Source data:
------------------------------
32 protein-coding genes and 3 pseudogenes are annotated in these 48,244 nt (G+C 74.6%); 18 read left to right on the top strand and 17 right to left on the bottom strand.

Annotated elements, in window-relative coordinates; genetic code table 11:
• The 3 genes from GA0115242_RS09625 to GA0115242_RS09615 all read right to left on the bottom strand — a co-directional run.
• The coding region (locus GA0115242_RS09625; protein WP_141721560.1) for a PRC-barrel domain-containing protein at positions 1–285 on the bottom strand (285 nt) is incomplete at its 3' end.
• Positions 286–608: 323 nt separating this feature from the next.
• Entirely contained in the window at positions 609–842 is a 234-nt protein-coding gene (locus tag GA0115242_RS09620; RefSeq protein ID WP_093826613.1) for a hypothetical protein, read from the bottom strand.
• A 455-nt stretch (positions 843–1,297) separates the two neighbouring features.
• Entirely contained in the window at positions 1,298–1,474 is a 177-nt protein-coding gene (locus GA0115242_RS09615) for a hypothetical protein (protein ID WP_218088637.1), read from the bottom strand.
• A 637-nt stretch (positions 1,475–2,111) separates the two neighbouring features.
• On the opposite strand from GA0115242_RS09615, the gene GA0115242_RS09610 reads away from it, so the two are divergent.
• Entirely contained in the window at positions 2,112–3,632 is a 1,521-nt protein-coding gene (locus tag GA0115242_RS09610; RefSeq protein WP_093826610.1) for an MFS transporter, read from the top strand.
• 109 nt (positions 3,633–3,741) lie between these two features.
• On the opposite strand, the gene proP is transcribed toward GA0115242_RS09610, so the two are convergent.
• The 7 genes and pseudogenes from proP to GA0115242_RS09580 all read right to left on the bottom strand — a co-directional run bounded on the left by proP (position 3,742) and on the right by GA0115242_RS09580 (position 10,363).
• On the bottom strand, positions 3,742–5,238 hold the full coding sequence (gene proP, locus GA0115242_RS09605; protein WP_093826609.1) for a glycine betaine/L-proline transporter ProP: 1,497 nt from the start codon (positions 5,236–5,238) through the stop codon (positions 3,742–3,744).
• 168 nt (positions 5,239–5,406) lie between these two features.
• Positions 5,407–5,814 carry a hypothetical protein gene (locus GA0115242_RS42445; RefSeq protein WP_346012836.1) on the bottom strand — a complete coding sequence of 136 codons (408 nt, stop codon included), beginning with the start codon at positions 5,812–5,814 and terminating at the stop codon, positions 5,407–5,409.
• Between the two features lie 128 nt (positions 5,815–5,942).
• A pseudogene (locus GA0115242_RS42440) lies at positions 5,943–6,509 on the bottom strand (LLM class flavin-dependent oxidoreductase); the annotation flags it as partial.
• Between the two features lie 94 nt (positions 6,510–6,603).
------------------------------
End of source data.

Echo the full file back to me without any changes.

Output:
32 protein-coding genes and 3 pseudogenes are annotated in these 48,244 nt (G+C 74.6%); 18 read left to right on the top strand and 17 right to left on the bottom strand.

Annotated elements, in window-relative coordinates; genetic code table 11:
• The 3 genes from GA0115242_RS09625 to GA0115242_RS09615 all read right to left on the bottom strand — a co-directional run.
• The coding region (locus GA0115242_RS09625; protein WP_141721560.1) for a PRC-barrel domain-containing protein at positions 1–285 on the bottom strand (285 nt) is incomplete at its 3' end.
• Positions 286–608: 323 nt separating this feature from the next.
• Entirely contained in the window at positions 609–842 is a 234-nt protein-coding gene (locus tag GA0115242_RS09620; RefSeq protein ID WP_093826613.1) for a hypothetical protein, read from the bottom strand.
• A 455-nt stretch (positions 843–1,297) separates the two neighbouring features.
• Entirely contained in the window at positions 1,298–1,474 is a 177-nt protein-coding gene (locus GA0115242_RS09615) for a hypothetical protein (protein ID WP_218088637.1), read from the bottom strand.
• A 637-nt stretch (positions 1,475–2,111) separates the two neighbouring features.
• On the opposite strand from GA0115242_RS09615, the gene GA0115242_RS09610 reads away from it, so the two are divergent.
• Entirely contained in the window at positions 2,112–3,632 is a 1,521-nt protein-coding gene (locus tag GA0115242_RS09610; RefSeq protein WP_093826610.1) for an MFS transporter, read from the top strand.
• 109 nt (positions 3,633–3,741) lie between these two features.
• On the opposite strand, the gene proP is transcribed toward GA0115242_RS09610, so the two are convergent.
• The 7 genes and pseudogenes from proP to GA0115242_RS09580 all read right to left on the bottom strand — a co-directional run bounded on the left by proP (position 3,742) and on the right by GA0115242_RS09580 (position 10,363).
• On the bottom strand, positions 3,742–5,238 hold the full coding sequence (gene proP, locus GA0115242_RS09605; protein WP_093826609.1) for a glycine betaine/L-proline transporter ProP: 1,497 nt from the start codon (positions 5,236–5,238) through the stop codon (positions 3,742–3,744).
• 168 nt (positions 5,239–5,406) lie between these two features.
• Positions 5,407–5,814 carry a hypothetical protein gene (locus GA0115242_RS42445; RefSeq protein WP_346012836.1) on the bottom strand — a complete coding sequence of 136 codons (408 nt, stop codon included), beginning with the start codon at positions 5,812–5,814 and terminating at the stop codon, positions 5,407–5,409.
• Between the two features lie 128 nt (positions 5,815–5,942).
• A pseudogene (locus GA0115242_RS42440) lies at positions 5,943–6,509 on the bottom strand (LLM class flavin-dependent oxidoreductase); the annotation flags it as partial.
• Between the two features lie 94 nt (positions 6,510–6,603).